C'est Tucson 

Ten local artists took over Contreras Gallery to reflect upon our little spot in the desert

Two Días de los Muertos skeletons are speeding past Picacho Peak on a red motorcycle.

La Llorona is wailing for her children on the banks of the Santa Cruz.

A bowler-hatted René Magritte has been transplanted to the Catalinas.

Welcome to Tucson, the art exhibition.

Ten local artists were recruited by Contreras Gallery to create works inspired by Schuk Shon, as the O'odham call the Old Pueblo.

"Summertime is dead," explains Michael Contreras, who co-owns the gallery with his wife, Neda Contreras. "You think of Tucson, of the heat. We wanted to make it easy for the artists. They came up with every kind of image about Tucson, cultural, architectural, anything."

Gary Aagaard, a gallery regular, painted the transposed Magritte, riffing on the famed surrealist's self-portrait "Le Fils de l'Homme (Son of Man). In that 1964 painting, Magritte painted himself as a dapper gentleman whose face happened to be hidden by a green apple. In Aagaard's amusing version, set in the rugged Catalinas under a blue desert sky, the gent's face is covered by a prickly pear pad. The wry title? "C'est Tucson."

Neda Contreras is the Días de los Muertos specialist. In addition to the joyriding calaveras on I-10 ("Flora at Picacho Peak"), she's created cheery (but skeletal) shoppers at a silversmith's and a raspado shop. Her charming oils, borrowing from the aesthetics of Mexican retablos, conjure up deserts of folkloric simplicity.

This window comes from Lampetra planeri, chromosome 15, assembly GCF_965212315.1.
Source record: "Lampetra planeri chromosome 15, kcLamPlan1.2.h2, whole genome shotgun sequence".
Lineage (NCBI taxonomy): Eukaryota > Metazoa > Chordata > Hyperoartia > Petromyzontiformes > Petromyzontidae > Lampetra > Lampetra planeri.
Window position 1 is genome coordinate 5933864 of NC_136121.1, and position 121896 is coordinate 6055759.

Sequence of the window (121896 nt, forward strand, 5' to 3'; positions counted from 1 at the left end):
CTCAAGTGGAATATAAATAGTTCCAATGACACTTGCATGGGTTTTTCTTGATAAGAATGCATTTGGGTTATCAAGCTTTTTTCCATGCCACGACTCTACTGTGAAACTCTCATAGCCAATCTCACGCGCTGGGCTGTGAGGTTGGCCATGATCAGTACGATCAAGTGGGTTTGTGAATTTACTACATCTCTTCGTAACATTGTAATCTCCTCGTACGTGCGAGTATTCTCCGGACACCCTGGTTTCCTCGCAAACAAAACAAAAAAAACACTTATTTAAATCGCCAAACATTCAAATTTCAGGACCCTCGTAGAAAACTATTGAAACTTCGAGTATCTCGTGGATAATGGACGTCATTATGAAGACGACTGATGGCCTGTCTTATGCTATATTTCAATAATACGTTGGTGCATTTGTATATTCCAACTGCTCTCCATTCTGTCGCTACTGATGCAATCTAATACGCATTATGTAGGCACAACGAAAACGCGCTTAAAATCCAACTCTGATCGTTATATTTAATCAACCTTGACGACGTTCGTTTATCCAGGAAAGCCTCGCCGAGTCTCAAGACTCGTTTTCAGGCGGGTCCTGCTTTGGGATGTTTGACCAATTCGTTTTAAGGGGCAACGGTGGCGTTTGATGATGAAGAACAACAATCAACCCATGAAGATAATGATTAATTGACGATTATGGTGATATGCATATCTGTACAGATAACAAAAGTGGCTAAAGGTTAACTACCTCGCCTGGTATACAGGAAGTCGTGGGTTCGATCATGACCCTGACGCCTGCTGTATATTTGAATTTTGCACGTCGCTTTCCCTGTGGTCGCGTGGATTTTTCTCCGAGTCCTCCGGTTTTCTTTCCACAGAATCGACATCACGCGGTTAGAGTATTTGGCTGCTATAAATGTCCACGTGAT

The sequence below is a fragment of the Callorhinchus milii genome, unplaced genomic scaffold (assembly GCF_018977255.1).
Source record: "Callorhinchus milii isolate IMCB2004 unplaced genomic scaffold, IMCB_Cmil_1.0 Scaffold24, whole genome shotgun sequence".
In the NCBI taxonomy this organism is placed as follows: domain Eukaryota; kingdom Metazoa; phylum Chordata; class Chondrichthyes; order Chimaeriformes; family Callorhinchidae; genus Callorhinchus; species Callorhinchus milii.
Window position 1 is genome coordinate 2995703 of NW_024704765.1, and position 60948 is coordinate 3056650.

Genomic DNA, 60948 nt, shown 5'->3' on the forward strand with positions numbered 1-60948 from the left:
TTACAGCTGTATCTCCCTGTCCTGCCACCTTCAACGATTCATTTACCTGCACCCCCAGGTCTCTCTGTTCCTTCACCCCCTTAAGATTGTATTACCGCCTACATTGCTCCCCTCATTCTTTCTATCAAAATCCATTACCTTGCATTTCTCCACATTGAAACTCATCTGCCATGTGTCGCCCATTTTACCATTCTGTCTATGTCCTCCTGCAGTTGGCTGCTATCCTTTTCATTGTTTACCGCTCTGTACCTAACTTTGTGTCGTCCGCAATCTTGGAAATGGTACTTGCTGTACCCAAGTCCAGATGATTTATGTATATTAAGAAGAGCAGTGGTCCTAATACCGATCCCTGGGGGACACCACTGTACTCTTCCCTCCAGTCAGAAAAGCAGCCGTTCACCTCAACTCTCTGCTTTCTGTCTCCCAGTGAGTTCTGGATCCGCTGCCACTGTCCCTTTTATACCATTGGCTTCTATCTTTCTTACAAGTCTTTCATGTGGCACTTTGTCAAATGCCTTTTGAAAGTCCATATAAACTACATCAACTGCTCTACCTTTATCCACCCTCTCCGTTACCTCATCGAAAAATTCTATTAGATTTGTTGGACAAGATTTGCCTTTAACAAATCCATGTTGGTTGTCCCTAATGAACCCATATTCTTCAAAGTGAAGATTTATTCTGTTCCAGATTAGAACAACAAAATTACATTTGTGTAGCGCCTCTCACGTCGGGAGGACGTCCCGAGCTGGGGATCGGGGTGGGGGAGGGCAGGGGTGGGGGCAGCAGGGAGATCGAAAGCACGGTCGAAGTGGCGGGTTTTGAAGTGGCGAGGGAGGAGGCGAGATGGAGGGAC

Michael Contreras is likewise inspired by Mexican folk art. His "La Llorona at the Santa Cruz River" pictures the mythical wailing woman of Southwest lore who haunts rivers and lakes weeping for her drowned children. An expertly drawn etching in black and white, his version has La Llorona walking near Tucson's dry river, in the shadow of A Mountain. (Contreras gives the peak its historical name: Black Mountain.) Hair flying in the wind and shawl billowing, the woman follows a mule bearing the corpse of a child.

The built city also gets plenty of attention. One of Tucson's most beloved historic neighborhoods is limned in Mary Theresa Dietz's lighthearted "The Hound of Armory Park." Old Mexican adobes, mixed with later pitched-roof bungalows, form the backdrop for the titular hound: a giant blue dog radiating a gold light standing guard in the middle of the street.

Photographer David Scott Moyer's striking "6th Street and Arizona Avenue" pictures a tune-up shop sharply rendered in diagonals and extreme perspective. Save for the crispness of its blacks and whites, this photo could be right out of the 1930s.

Painter Teri Pursch simplified the low buildings of a barrio streetscape, turning them in an untitled work into boxy geometries. Set at an angle, they're painted in surprisingly pixelated pastels. Tim Doyle zeroed in on an old gas station in "Garage Sale," an acrylic on canvas. Doyle's painted setting gives the humble structure the grandeur of a cathedral (well, almost). Flanked by stately Italian cypresses and symmetrical lampposts, it proudly occupies the painting's center, a monument to Tucson's infatuation with the automobile.

In this new era of the modern streetcar, Melo Dominguez may have captured the spirit of the city-to-be. Her "Downtown Tucson," an acrylic on canvas, has dancing buildings flanking a street so packed with wild cavorting figures—including monsters, maybe—that there is nary a car to be seen.


10 a.m. to 4 p.m. Wednesday through Saturday, through Aug. 30


Contreras Gallery, 110 E. Sixth St.



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